The contest is designed for middle schoolers, 6th-8th graders. If you are not in those current grade levels but would still like to participate, please contact Wencai Liu.
AMC8 Competition Date: November 12, 2019
The TAMU Math Circle will offer the AMC 8 test to its participants.
The AMC 8 is a 25-question, 40-minute, multiple-choice examination in middle school mathematics designed to promote the development and enhancement of problem-solving skills. The material covered on the AMC 8 includes topics from a typical middle school mathematics curriculum. Possible topics include (but are not limited to): Counting and Probability, Estimation, Proportional Reasoning, Elementary Geometry (including the Pythagorean Theorem), Spatial Visualization, Everyday Applications, and Reading and Interpreting Graphs and Tables. In addition, some of the later questions may involve Linear or Quadratic Functions and Equations, Coordinate Geometry, and other topics traditionally covered in a beginning algebra course.
Students with a passion for problem-solving who are in grade 8 or below and under 14.5 years of age on the day of the competition are eligible to participate in the AMC 8.
- AMC 10/12 A Competition Date: January 30, 2020
The TAMU Math Circle will offer the AMC 10/12 tests only to its participants.
The AMC 10 is a 25-question, 75-minute multiple choice examination in high school mathematics designed to promote the development and enhancement of problem-solving skills.
The AMC 10 test covers the high school curriculum up to 10th grade. To take the AMC 10, a student must be in grade 10 or below and under 17.5 years of age on the day of the contest.
DIFFERENCE BETWEEN THE A AND B TESTS
Both the A and the B versions of the AMC 10 have the same format. The only differences are the competition dates and that each version has a distinct set of questions, although the two examinations are designed to be equal in difficulty and distribution of topics. The purpose of this is to give multiple options for the test date and to allow a student to take both AMC 10 and AMC 12 if they want to.
AMC 10/12 B Competition Date: February 5, 2020
The TAMU Math Circle will offer the AMC 12 test only to its participants.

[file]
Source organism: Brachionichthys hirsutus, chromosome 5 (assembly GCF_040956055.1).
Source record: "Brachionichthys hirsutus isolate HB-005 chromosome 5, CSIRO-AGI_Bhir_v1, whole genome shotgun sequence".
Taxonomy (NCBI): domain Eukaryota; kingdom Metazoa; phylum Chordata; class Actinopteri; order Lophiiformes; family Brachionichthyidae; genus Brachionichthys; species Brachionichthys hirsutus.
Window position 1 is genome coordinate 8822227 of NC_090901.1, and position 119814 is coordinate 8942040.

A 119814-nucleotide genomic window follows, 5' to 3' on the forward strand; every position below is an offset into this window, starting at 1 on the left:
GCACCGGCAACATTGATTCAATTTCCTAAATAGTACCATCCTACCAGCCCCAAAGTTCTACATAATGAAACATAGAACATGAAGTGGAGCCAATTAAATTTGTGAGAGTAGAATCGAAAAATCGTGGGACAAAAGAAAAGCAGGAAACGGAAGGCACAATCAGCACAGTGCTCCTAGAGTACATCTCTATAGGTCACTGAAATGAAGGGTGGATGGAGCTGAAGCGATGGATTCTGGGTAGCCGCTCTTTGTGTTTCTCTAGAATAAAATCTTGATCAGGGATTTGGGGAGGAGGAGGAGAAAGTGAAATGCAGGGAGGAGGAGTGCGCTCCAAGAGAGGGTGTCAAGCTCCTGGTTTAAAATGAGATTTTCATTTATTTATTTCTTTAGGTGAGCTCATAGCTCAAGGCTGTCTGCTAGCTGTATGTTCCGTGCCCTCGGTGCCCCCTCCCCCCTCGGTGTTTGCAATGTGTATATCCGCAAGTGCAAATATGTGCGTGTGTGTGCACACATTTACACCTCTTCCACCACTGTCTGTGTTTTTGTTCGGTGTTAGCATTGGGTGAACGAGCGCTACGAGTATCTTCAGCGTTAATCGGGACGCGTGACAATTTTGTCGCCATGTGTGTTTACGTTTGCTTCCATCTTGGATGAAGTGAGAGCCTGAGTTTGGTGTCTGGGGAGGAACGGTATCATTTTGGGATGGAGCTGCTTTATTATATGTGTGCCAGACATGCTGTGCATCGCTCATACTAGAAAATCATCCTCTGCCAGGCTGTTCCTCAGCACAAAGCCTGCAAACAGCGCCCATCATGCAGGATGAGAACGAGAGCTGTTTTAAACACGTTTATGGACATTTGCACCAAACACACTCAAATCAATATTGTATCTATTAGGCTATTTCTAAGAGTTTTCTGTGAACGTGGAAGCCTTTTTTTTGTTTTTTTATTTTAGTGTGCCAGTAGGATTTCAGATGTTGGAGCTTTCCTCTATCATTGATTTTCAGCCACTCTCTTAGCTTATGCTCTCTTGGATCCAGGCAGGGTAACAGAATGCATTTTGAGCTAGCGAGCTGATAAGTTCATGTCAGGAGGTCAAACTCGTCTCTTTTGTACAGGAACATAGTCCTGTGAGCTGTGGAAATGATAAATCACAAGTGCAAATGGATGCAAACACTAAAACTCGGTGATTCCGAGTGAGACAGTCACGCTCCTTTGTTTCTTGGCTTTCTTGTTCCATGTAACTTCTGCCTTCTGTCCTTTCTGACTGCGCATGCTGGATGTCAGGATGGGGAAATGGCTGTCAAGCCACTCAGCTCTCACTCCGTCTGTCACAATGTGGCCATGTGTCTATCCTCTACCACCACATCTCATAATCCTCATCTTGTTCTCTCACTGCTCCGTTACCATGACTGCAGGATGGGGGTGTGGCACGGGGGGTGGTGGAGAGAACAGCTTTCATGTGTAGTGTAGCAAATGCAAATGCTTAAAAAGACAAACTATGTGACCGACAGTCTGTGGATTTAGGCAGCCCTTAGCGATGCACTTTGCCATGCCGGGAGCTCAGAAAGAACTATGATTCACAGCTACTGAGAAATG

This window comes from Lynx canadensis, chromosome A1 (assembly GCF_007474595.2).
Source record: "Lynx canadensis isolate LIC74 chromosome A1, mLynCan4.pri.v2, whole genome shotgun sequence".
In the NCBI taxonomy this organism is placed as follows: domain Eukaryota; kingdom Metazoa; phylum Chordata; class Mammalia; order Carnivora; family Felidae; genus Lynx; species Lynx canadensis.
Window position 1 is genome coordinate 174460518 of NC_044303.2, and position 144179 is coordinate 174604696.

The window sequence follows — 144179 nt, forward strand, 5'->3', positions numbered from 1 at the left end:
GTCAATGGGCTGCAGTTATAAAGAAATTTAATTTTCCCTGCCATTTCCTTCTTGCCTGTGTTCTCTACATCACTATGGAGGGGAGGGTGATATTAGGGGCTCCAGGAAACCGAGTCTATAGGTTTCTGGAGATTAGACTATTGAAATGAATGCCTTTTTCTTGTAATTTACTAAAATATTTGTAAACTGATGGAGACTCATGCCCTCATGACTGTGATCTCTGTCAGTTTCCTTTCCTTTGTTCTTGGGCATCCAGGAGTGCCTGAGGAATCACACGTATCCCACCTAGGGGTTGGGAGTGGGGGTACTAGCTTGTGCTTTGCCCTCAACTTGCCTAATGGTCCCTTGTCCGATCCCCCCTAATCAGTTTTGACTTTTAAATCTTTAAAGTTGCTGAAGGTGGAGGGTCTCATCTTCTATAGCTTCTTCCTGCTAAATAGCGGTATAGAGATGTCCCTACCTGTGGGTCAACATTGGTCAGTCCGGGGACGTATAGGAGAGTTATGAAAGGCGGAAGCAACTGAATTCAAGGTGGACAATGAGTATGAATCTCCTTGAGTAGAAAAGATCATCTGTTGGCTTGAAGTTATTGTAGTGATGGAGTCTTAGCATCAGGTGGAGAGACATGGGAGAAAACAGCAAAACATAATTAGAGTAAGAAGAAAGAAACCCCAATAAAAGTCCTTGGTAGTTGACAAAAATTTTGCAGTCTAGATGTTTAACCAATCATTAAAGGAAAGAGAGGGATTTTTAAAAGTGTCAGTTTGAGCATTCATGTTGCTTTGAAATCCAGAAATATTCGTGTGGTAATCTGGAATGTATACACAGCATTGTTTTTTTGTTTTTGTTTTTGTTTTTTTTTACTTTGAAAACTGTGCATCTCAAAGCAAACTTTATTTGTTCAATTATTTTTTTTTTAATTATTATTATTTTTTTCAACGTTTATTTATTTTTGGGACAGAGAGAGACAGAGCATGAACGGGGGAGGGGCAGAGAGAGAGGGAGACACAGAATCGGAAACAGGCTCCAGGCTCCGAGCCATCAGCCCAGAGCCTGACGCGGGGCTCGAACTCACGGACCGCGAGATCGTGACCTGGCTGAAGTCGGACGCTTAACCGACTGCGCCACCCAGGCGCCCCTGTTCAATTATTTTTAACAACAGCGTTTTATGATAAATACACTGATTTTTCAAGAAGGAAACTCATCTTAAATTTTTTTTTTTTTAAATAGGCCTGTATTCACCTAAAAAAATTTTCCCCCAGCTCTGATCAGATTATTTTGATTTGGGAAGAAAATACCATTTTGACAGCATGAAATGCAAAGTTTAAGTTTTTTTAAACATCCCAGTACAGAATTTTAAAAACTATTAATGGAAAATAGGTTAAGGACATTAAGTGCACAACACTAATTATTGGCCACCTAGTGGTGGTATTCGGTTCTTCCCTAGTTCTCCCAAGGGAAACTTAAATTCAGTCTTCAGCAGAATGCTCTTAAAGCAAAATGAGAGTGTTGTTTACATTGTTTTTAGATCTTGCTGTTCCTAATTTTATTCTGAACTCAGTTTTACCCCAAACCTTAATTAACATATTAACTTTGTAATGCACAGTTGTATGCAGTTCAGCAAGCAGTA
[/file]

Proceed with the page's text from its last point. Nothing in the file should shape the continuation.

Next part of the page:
The AMC 12 is a 25-question, 75-minute multiple choice examination in high school mathematics designed to promote the development and enhancement of problem-solving skills.
The AMC 12 test covers the entire high school curriculum including trigonometry, advanced algebra, and advanced geometry, but excluding calculus . To take the AMC 12, a student must be in grade 12 or below and under 19.5 years of age on the day of the contest.
DIFFERENCE BETWEEN THE A AND B TESTS
Both the A and the B versions of the AMC 12 have the same format. The only differences are the competition dates and that each version has a distinct set of questions, although the two examinations are designed to be equal in difficulty and distribution of topics. The purpose of this is to give multiple options for the test date and to allow a student to take both AMC 10 and AMC 12 if they want to.
- The 22nd annual BAMO will take place at participating schools on Wednesday, February 26, 2020.
- The awards ceremony will take place on Saturday, March 14, 2020.
The Bay Area Mathematical Olympiad (BAMO) is an annual competition for hundreds of Bay Area middle and high school students.
The BAMO awards ceremony, which takes place the weekend after the grading, has become an annual focal point for the Bay Area middle and high school math activities; about 200 students, teachers and parents gather for an exciting day of Mathematics, including a math talk by a distinguished mathematician.
The BAMO organizing committee members are Paul Zeitz (University of San Francisco), Zvezdelina Stankova (UC Berkeley), and Austin Shapiro (Proof School).
BAMO IN COLLEGE STATION
The BAMO was originally organized around the Bay Area. Professor Wencai Liu learned of BAMO in Irvine.
He was a local organizer in Irvine (2016-2019) . After he moved to college station in 2019, he started BAMO.
The students have 4 hours to finish 5 proof-type math problems . It is typically held on the last Wednesday of every February.
BAMO has two exams. One exam is for students in 8th grade and under, and the other for students in 12th grade and under.